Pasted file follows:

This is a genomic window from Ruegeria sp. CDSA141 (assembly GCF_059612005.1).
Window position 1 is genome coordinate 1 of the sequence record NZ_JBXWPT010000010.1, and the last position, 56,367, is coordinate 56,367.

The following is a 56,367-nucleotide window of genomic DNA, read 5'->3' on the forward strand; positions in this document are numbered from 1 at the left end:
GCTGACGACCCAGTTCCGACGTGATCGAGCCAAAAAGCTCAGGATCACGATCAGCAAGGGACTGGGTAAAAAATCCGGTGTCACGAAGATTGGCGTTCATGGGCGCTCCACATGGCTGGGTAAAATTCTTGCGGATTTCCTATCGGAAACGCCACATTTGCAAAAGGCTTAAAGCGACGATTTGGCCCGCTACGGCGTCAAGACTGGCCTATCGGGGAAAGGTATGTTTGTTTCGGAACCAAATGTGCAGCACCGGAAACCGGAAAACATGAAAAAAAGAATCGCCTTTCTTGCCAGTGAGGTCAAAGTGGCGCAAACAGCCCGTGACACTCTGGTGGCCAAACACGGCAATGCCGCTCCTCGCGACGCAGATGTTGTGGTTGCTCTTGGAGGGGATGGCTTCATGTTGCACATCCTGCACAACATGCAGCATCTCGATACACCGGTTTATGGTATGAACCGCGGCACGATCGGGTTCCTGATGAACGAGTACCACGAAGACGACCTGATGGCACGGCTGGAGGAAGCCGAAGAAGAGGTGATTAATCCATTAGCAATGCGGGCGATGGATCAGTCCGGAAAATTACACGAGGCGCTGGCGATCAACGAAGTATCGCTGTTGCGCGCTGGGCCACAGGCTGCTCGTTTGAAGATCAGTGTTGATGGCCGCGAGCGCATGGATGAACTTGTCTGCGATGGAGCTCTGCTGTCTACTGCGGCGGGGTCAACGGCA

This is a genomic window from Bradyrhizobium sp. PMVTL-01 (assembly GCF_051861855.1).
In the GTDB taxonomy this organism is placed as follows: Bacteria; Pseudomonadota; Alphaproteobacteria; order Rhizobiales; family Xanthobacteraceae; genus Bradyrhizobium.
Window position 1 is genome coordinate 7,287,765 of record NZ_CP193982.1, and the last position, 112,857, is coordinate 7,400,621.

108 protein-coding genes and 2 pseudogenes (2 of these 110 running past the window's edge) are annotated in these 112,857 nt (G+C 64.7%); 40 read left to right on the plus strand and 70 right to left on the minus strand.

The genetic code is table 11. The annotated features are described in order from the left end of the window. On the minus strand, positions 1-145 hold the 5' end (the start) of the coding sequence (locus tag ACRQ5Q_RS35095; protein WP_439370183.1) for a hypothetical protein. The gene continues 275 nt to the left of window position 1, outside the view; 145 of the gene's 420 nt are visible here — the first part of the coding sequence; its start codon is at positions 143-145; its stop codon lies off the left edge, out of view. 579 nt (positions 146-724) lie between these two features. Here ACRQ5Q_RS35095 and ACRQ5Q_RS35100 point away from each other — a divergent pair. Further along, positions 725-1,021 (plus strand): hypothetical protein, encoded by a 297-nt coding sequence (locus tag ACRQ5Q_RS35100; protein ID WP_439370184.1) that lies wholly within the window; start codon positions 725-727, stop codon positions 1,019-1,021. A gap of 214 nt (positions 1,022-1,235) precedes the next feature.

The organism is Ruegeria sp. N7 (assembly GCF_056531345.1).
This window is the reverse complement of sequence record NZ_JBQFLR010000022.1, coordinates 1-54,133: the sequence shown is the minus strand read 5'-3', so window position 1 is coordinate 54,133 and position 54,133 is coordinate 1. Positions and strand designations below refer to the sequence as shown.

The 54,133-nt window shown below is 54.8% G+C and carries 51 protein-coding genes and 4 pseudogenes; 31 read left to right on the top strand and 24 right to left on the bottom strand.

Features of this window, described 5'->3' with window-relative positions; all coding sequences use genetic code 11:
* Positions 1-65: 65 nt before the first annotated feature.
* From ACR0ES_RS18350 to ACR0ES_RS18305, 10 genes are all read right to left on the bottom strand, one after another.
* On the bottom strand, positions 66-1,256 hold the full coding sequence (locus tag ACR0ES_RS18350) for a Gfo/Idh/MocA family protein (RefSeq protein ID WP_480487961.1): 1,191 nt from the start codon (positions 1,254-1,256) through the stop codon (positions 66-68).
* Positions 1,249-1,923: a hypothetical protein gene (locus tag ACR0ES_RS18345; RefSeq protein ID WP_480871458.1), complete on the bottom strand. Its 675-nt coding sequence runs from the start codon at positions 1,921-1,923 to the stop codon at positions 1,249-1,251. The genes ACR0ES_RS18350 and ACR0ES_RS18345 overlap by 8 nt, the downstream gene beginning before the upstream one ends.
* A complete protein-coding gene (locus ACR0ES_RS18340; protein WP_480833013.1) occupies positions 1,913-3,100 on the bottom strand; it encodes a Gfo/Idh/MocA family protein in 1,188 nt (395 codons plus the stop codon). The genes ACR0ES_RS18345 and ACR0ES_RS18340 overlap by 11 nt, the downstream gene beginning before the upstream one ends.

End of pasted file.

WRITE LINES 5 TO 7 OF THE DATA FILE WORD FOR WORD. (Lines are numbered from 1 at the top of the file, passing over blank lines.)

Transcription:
This is a genomic window from Bradyrhizobium sp. PMVTL-01 (assembly GCF_051861855.1).
In the GTDB taxonomy this organism is placed as follows: Bacteria; Pseudomonadota; Alphaproteobacteria; order Rhizobiales; family Xanthobacteraceae; genus Bradyrhizobium.
Window position 1 is genome coordinate 7,287,765 of record NZ_CP193982.1, and the last position, 112,857, is coordinate 7,400,621.